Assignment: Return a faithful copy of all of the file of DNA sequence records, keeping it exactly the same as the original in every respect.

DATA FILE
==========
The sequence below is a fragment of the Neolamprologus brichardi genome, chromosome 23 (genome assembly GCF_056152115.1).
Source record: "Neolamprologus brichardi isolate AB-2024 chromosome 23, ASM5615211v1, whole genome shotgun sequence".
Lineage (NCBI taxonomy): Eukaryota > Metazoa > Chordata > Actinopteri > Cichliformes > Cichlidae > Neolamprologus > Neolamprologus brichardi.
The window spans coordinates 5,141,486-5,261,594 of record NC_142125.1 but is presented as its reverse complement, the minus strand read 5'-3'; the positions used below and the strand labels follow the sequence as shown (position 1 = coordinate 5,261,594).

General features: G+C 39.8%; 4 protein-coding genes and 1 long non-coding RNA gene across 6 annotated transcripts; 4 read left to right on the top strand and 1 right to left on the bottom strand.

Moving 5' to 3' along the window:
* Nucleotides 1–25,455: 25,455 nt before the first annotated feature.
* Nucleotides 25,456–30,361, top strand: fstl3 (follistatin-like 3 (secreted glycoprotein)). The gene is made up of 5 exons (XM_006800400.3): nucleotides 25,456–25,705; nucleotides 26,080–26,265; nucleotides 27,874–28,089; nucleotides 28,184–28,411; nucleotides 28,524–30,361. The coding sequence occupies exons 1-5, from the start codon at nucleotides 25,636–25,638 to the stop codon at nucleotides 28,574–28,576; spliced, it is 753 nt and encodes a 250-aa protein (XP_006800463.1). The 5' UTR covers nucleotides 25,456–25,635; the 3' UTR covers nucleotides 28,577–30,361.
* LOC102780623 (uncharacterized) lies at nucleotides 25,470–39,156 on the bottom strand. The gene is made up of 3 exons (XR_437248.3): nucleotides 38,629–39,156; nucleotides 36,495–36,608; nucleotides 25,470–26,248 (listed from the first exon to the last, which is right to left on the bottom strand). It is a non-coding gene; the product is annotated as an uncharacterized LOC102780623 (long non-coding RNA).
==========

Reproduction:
The sequence below is a fragment of the Neolamprologus brichardi genome, chromosome 23 (genome assembly GCF_056152115.1).
Source record: "Neolamprologus brichardi isolate AB-2024 chromosome 23, ASM5615211v1, whole genome shotgun sequence".
Lineage (NCBI taxonomy): Eukaryota > Metazoa > Chordata > Actinopteri > Cichliformes > Cichlidae > Neolamprologus > Neolamprologus brichardi.
The window spans coordinates 5,141,486-5,261,594 of record NC_142125.1 but is presented as its reverse complement, the minus strand read 5'-3'; the positions used below and the strand labels follow the sequence as shown (position 1 = coordinate 5,261,594).

General features: G+C 39.8%; 4 protein-coding genes and 1 long non-coding RNA gene across 6 annotated transcripts; 4 read left to right on the top strand and 1 right to left on the bottom strand.

Moving 5' to 3' along the window:
* Nucleotides 1–25,455: 25,455 nt before the first annotated feature.
* Nucleotides 25,456–30,361, top strand: fstl3 (follistatin-like 3 (secreted glycoprotein)). The gene is made up of 5 exons (XM_006800400.3): nucleotides 25,456–25,705; nucleotides 26,080–26,265; nucleotides 27,874–28,089; nucleotides 28,184–28,411; nucleotides 28,524–30,361. The coding sequence occupies exons 1-5, from the start codon at nucleotides 25,636–25,638 to the stop codon at nucleotides 28,574–28,576; spliced, it is 753 nt and encodes a 250-aa protein (XP_006800463.1). The 5' UTR covers nucleotides 25,456–25,635; the 3' UTR covers nucleotides 28,577–30,361.
* LOC102780623 (uncharacterized) lies at nucleotides 25,470–39,156 on the bottom strand. The gene is made up of 3 exons (XR_437248.3): nucleotides 38,629–39,156; nucleotides 36,495–36,608; nucleotides 25,470–26,248 (listed from the first exon to the last, which is right to left on the bottom strand). It is a non-coding gene; the product is annotated as an uncharacterized LOC102780623 (long non-coding RNA).